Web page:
Integration into Existing Implementations

We acknowledge that some of our proposed changes may break backwards or existing compatibility with DUO utilising systems, and therefore suggest any adopter to perform an assessment regarding whether the gains obtained from such changes outweigh the cost of making these changes. In our opinion, our changes do offer more advantages than disadvantages in the longer term, and therefore they should be adopted gradually if not immediately. We recommend the adoption of equivalent ODRL policies for DUO concepts and the (re-)structuring of existing taxonomies and concepts as the first steps. After this, systems such as DUOS can take advantage of the increased availability of machine-readable data to enhance their data discovery and matching algorithms.

We also acknowledge the value of DUO concepts in being simple for stakeholders to understand and utilise, and their basis in ‘textual clauses’ such as those offered in informed consent or data donation/release forms. With this in mind, our modelling of ODRL policies ensures that there is no immediate need to replace the use of DUO concepts since the ODRL policies are complementary to these i.e. the ODRL policy is linked to DUO concepts rather than replacing them entirely. Thus, stakeholders who lack or have limited technical expertise can continue to utilise DUO concepts as they have, with machine-based implementations taking advantage of the increased clarity and specificity of ODRL rules associated with those DUO concepts. An important advantage this provides, that is not possible in the current DUO-based implementations, is from the underlying constraints or conditions being made explicit, thereby providing a larger avenue for where further research into the use of automation and logic-based reasoning can be investigated to scale the approach to larger and more diverse use-cases than is currently feasible with DUO.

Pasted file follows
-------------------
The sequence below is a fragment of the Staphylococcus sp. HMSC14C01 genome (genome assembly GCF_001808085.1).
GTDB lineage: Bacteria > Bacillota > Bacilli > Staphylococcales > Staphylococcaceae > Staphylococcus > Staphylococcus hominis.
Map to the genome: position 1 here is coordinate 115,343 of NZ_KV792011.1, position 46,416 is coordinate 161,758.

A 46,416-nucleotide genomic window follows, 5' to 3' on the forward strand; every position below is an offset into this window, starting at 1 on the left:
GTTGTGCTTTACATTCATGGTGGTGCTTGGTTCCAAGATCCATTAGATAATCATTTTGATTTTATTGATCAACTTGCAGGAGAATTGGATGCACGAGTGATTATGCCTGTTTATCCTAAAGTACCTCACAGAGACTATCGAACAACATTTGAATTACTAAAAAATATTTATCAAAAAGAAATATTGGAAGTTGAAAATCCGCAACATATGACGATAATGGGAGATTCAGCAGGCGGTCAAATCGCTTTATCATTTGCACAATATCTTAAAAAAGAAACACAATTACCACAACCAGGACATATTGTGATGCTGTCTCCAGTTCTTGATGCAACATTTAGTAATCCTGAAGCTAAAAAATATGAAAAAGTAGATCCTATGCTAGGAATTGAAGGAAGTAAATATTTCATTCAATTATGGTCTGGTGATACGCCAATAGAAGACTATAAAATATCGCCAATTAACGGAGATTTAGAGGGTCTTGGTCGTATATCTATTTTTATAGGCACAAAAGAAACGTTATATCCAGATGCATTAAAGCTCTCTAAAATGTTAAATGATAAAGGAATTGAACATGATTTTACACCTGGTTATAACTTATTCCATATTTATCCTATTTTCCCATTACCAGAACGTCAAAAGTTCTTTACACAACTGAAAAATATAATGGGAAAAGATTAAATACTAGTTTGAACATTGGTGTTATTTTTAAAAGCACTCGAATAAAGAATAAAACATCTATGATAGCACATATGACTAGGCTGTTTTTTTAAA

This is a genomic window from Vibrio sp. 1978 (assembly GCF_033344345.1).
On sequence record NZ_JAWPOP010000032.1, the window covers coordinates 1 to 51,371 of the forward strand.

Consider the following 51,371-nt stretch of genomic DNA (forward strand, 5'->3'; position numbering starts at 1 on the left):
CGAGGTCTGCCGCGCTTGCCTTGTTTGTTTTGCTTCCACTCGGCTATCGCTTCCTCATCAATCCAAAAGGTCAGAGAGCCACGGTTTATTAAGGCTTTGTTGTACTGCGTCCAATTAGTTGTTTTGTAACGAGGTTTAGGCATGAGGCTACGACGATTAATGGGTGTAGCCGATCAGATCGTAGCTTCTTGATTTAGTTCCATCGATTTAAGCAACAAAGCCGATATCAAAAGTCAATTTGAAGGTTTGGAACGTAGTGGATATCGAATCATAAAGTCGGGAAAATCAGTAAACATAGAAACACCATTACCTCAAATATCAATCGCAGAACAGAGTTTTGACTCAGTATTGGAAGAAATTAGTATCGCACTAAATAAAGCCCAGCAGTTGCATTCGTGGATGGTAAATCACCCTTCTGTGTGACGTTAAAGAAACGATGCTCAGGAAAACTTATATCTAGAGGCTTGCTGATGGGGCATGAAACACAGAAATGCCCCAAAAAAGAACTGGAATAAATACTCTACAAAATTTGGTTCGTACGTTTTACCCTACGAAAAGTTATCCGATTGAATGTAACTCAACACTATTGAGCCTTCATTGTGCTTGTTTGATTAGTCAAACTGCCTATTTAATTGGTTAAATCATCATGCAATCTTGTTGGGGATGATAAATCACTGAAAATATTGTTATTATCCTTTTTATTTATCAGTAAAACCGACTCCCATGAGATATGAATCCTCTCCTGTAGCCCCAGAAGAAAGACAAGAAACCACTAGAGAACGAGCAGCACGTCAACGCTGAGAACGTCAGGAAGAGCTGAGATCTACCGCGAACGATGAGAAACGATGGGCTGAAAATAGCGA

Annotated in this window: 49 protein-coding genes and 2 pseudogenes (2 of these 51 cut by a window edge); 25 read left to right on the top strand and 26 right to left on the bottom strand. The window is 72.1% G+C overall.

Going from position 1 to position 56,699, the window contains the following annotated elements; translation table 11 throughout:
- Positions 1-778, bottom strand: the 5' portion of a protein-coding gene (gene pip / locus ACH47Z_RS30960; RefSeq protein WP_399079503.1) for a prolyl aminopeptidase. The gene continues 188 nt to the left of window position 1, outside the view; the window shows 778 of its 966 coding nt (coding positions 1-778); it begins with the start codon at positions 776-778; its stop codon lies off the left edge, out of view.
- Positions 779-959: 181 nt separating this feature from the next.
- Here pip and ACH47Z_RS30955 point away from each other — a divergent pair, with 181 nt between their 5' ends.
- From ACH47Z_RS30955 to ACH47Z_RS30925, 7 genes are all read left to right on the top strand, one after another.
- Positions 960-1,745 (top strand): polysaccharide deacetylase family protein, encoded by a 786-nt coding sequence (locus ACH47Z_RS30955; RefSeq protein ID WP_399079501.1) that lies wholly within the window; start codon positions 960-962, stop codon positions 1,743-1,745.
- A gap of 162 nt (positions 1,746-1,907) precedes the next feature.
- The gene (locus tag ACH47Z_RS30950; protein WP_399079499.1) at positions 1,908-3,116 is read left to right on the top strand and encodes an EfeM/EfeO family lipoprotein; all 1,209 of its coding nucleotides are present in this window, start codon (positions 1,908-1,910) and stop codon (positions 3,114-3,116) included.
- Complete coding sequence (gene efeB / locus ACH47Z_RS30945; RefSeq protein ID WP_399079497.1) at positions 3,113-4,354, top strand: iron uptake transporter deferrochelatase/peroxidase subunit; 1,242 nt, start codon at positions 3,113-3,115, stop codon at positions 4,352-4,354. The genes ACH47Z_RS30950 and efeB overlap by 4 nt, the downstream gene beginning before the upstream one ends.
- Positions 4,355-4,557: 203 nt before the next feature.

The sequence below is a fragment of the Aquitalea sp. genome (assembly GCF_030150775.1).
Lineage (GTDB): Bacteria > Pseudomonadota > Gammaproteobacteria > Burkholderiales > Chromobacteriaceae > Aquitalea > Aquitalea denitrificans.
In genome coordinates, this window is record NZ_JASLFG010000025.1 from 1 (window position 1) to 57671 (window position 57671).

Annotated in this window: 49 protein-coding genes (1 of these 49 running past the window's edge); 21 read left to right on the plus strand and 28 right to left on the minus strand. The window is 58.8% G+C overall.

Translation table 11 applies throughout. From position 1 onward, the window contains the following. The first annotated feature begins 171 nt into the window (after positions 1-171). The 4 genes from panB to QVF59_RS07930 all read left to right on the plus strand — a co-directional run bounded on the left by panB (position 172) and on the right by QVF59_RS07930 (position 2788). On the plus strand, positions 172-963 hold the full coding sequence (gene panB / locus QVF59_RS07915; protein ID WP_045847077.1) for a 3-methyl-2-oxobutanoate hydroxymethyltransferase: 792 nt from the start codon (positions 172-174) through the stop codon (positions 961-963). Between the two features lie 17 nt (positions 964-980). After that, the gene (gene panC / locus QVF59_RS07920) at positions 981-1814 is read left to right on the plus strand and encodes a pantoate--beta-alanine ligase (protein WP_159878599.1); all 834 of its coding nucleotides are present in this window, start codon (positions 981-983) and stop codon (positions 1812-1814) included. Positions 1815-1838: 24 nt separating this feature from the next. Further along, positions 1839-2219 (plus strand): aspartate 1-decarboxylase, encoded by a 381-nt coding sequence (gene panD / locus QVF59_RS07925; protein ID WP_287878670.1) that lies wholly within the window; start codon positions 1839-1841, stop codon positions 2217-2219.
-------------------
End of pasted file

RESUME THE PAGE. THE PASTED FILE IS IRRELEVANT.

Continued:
It also offers the possibility to encode as machine-readable metadata what is currently external information i.e. (i) who: the data is about, requested access, was granted access; or (ii) follow-up duties once data has been released: checking whether it has been fulfilled, documenting fulfilment or violation; (iii) legal obligations associated with data use. All these information and factors are what DUO-utilising systems currently utilise (such as DUOS) and will do so in any practical use-case in the future. By providing a clear path for adopters to express this information, the use of DUO can be made more systematic and consistent – thereby also increasing the potential cooperation between adopters and facilitating cross-boundary data requests and access as envisioned by GA4GH as well as the EU’s Health Data Space ambitions.

Currently, DUO or GA4GH do not provide information on how the use of its efforts relates to legal interpretation and obligations, though they have ongoing discussions for the same. This is a particularly challenging task given the global scope of the work which encompasses different jurisdictions and their laws, and that laws such as GDPR are fairly recent in terms of how their obligations are understood to be applied. We suggest the use of domain-agnostic vocabularies such as ODRL and DPV to first provide a clear indication of how DUO and DUO-based systems relate to specific concepts within legal terminology. By using these within ODRL policies, DUO can provide what is effectively a digital contract.